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The Lakewood project involved renovating a portion of underused space in an existing school. Our proposal called for an improved pick-up and drop off area, easily accessible and sheltered outdoor play areas, a central kitchen, bathroom facilities and a staff area. The plan ultimately provided space for eight infants and twenty-four toddlers in accordance to the legislated Manitoba space requirements. Window placement and room layouts were based on sun paths, prevailing wind direction and clear sight lines to offer a pleasant and safe environment staff and young people.
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Garwood house required the sub-division of an existing residential lot in a well-established neighborhood in Winnipeg. We introduced a cut into the building initially to break up the long façade and provide the opportunity for more glazing units. This cut became the main hub of the building, serving as the main entry, providing vertical transportation and access to rest of the home, space for washroom facilities and unexpected views. Our client was interested in pursuing a modern looking home aesthetically in contrast to the existing home that would be next door.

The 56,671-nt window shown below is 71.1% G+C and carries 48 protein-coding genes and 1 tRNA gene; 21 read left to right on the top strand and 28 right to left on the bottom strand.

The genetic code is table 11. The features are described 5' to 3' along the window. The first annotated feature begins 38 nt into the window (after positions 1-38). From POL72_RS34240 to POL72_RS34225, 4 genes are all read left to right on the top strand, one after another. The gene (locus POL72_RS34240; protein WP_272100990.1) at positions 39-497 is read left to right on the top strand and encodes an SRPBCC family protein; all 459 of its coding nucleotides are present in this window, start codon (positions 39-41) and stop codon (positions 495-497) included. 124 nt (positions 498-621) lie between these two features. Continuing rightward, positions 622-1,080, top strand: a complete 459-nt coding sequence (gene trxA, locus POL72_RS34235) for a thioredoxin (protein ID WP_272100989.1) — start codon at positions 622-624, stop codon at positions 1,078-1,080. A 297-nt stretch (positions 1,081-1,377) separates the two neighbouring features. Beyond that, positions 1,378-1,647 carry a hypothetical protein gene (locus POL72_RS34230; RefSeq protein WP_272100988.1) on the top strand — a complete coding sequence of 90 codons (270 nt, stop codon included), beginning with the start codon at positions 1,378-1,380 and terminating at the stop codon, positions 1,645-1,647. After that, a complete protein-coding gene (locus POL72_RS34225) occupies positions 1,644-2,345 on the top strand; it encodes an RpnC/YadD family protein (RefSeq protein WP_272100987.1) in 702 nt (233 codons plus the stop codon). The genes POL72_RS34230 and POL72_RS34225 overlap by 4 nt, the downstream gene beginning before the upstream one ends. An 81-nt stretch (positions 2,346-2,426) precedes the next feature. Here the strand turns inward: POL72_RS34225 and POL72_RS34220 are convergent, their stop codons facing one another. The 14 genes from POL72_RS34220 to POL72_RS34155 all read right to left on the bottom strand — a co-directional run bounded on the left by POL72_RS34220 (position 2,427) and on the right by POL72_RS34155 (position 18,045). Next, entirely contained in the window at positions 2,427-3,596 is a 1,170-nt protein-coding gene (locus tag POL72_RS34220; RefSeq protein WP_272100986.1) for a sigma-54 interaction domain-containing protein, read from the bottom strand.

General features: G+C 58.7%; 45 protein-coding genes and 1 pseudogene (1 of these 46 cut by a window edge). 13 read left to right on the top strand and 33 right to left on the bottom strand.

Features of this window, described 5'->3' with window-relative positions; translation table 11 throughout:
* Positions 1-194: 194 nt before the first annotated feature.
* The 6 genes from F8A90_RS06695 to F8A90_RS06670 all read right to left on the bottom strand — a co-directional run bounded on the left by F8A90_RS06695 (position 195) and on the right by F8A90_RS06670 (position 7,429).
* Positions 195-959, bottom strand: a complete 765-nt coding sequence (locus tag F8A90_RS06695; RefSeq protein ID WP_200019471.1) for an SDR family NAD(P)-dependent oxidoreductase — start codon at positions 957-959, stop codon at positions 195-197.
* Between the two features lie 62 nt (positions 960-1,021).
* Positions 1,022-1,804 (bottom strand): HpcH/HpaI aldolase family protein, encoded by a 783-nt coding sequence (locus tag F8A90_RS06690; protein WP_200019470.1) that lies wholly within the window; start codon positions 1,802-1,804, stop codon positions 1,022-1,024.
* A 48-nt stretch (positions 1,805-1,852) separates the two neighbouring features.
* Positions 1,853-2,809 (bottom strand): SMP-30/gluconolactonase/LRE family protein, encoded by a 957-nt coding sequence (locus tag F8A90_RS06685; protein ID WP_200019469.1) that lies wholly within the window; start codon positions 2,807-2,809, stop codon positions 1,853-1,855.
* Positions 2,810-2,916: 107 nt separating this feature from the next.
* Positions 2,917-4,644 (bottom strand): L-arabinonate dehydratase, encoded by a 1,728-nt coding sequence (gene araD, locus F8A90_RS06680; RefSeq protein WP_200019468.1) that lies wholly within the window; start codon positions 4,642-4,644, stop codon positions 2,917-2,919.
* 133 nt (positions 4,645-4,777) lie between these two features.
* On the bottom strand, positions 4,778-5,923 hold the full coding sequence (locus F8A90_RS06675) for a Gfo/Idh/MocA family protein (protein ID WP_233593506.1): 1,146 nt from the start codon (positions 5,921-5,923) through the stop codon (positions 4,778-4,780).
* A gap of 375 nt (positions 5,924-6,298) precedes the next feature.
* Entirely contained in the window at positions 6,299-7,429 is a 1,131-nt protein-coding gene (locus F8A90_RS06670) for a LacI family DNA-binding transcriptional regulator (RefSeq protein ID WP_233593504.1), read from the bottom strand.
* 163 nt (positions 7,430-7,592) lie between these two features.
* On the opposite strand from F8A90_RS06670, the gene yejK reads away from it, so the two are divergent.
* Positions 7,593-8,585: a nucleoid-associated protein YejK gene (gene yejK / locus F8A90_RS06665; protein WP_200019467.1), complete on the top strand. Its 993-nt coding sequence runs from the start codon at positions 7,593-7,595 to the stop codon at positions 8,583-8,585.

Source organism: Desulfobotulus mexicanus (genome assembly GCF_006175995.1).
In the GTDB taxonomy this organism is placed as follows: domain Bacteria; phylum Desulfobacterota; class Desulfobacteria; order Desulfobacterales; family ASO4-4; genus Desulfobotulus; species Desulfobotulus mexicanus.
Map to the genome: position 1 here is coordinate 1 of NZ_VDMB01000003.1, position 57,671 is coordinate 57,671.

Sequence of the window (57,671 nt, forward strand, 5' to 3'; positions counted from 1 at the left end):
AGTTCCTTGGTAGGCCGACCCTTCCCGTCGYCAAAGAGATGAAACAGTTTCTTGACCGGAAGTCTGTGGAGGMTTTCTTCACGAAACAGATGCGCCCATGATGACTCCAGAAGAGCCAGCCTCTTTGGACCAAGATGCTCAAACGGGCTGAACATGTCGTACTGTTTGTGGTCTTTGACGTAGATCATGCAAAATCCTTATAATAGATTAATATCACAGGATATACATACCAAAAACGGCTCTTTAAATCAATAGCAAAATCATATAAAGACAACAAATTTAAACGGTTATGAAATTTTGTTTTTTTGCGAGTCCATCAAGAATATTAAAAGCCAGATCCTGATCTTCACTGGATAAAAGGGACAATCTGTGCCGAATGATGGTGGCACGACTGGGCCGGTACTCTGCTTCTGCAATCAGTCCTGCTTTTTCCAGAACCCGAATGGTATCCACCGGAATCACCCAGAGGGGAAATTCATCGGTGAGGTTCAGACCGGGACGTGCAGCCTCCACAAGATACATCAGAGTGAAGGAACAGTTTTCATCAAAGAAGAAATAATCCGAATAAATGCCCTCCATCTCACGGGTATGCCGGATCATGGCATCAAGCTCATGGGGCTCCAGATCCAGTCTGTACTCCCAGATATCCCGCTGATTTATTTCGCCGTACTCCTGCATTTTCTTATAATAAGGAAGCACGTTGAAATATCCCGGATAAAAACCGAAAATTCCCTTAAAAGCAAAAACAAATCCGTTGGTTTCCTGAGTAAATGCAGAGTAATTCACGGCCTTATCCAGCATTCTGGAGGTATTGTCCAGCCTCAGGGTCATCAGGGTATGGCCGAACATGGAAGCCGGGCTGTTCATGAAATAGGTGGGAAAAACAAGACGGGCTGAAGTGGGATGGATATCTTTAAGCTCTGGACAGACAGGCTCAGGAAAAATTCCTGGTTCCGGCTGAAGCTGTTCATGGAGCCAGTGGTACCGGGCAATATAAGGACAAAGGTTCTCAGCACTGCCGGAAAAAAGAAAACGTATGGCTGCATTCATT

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This project involved renovating 4000 sq. ft of recently vacated office space to accommodate new offices, meeting rooms, administration areas and circulation space all with access to natural light.
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Crestview School was interested in converting two existing classrooms into a new daycare facility for infants and toddlers. To make up for this two other existing rooms, on the other side of the school, would be renovated to accommodate two new classrooms. The plan also called for updating a series of administrative offices to suit our clients changing needs.